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Good Relations Unit Belfast Council TitleCity page

All Over Now?

What’s the problem?

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Managing the problem
• Antagonism and Separation became the dominant experience of public life. • Violence reinforced division: History was a litany of grievance and resistance. • Suspicion and fear seem rational. They define where we live, who we trust and who we vote for.
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Managing the problem
We agreed on the problem:- THEM We developed a system of THEM and US • Residence and territory • Friendship and marriage • Employment • Cultural and Political Self Identity • Interpretations of ‘History’ • Justice and Grievance • Culture and Sport • Politics and institutional identity (Policing, Justice, Courts) • Housing • Schools
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• The Past!

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The past

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Waterfront Hall

Title page

Laganside
Clarendon Docks

Lanyon Place

Cathedral Quarter

Donegall Quay

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Mays Meadow

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Victoria Square

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The New Political Dispensation

Belfast – the City
• More than 1,500 (48% of total deaths) killed since 1969 • Minority ethnic groups comprise roughly 15,000 • Over two thirds of the population live in segregated housing (over 90% majority of one identity) while nearly all public sector housing is segregated • Little change in patterns of segregation.
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Divided by interfaces

Territory

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Peace lines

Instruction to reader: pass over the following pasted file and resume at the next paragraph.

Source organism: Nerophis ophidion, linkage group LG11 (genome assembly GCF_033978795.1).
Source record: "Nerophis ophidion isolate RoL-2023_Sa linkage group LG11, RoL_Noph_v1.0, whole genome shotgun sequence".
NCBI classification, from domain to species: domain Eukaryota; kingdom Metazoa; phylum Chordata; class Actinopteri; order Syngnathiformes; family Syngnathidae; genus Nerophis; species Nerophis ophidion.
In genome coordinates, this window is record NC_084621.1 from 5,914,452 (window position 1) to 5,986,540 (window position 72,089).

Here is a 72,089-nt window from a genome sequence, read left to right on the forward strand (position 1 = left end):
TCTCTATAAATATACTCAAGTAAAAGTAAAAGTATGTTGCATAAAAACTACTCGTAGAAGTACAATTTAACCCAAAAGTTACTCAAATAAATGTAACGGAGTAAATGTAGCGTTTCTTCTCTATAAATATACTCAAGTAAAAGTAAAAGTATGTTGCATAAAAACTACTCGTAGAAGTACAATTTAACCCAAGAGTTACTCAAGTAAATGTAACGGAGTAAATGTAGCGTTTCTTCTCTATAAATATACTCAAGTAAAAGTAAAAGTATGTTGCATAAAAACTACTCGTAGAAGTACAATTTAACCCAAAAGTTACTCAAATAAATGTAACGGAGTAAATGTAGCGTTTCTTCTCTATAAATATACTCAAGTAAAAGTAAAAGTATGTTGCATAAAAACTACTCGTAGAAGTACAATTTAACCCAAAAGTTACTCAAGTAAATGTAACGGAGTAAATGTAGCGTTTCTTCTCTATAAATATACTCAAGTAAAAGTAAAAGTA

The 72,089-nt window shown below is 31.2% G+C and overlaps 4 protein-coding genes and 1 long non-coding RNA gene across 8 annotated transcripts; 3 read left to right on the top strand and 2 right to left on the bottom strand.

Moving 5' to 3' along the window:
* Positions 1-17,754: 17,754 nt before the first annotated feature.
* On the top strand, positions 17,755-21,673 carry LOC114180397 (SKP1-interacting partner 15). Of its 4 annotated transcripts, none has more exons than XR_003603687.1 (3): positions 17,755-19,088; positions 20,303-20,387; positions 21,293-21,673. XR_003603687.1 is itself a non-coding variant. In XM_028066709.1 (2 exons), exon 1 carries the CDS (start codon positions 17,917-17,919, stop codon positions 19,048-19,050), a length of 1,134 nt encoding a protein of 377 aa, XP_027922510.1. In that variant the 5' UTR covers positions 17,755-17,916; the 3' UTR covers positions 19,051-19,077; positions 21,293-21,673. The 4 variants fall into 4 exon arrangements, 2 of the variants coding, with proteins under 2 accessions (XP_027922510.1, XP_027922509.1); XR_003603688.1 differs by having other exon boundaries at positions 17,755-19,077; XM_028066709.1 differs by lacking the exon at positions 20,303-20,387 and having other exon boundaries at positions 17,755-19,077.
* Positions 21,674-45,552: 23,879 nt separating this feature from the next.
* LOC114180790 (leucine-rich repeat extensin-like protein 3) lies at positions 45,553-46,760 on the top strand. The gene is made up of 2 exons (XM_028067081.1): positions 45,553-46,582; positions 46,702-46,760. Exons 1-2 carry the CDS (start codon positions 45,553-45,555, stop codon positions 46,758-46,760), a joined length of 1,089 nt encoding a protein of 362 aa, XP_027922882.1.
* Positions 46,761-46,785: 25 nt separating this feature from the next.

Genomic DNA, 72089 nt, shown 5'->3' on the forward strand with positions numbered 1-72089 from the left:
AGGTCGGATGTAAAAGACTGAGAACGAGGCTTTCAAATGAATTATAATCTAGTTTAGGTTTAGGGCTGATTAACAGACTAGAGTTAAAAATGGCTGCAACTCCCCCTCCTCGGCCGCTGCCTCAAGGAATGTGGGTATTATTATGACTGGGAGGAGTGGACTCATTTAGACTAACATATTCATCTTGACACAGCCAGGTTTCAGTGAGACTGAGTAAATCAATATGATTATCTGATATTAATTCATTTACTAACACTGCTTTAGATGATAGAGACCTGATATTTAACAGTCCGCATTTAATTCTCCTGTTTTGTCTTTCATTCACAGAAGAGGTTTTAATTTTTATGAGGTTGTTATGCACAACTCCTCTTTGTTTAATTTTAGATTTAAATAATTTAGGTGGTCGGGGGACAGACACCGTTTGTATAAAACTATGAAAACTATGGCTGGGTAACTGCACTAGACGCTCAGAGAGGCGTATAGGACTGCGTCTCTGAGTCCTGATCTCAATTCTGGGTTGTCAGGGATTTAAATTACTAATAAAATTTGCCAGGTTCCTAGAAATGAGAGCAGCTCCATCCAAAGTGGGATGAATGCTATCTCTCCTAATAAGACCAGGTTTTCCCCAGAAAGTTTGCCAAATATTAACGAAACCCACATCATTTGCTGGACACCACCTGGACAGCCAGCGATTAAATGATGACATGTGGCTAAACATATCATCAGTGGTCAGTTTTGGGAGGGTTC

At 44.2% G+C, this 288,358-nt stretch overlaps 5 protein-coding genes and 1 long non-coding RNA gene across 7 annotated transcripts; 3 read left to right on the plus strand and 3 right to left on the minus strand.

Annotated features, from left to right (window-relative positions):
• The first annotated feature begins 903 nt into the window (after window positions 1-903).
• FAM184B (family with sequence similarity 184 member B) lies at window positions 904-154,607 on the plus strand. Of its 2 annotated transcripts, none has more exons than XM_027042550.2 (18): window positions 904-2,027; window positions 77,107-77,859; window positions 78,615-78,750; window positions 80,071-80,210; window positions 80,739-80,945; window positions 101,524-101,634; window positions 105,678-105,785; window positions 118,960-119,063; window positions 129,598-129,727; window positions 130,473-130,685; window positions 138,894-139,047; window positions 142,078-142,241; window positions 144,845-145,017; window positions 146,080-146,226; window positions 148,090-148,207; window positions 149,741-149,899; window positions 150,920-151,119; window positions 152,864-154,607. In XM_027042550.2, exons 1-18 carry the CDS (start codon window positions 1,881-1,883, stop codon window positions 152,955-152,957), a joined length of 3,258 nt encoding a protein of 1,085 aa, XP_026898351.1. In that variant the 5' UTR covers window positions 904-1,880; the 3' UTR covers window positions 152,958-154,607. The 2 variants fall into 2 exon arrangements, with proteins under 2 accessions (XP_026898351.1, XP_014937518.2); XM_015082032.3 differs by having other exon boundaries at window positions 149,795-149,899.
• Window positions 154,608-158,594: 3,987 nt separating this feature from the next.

Territory

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A Changing City
• Substantial rise in inward investment
– – – – Victoria Square Titanic Quarter Sirocco Quays, etc… Community infrastructure

• Migrant population since EU expansion • 15,000 new migrants into Belfast – 70,000 in NI as a whole. 10% ROI workers are migrant • Emerging racism – a new ‘them’
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Costs of Division – legacies of conflict
• Poverty and violence (the most deprived areas are in interface areas) • Safety of citizens • Territorialism and subsequent duplication of services • Poor image as a location for investment and regeneration • Migration of young people and entrepreneurial talent • Distorted labour markets • Disruption of tourism • Lack of shared sense of citizenship • Civil unrest • Contested decision-making
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Belfast City Council
• 51 elected Members – 6 political party groups - no overall control – proportionality – d’Hondt power-sharing arrangements • 6 Departments – 2500+ staff • Review of Public Administration (2011) Additional powers such as housing
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Good Relations: Framework
• Northern Ireland Act 1998, Section 75 (2) • BCC Corporate Strategic Objective – 2001 – Consistently identified as a top priority in the public survey • BCC Good Relations Strategy – Jan 2003 • Shared Future: Policy and Strategic Framework for Good Relations in Northern Ireland – April 2005 • Belfast City Council Good Relations Plan • Belfast Peace Plan – Delivery of Priority 1.1 of the Peace III programme: ‘Building Positive Relations at a Local level’.
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Good Relations – a mechanism for City Diplomacy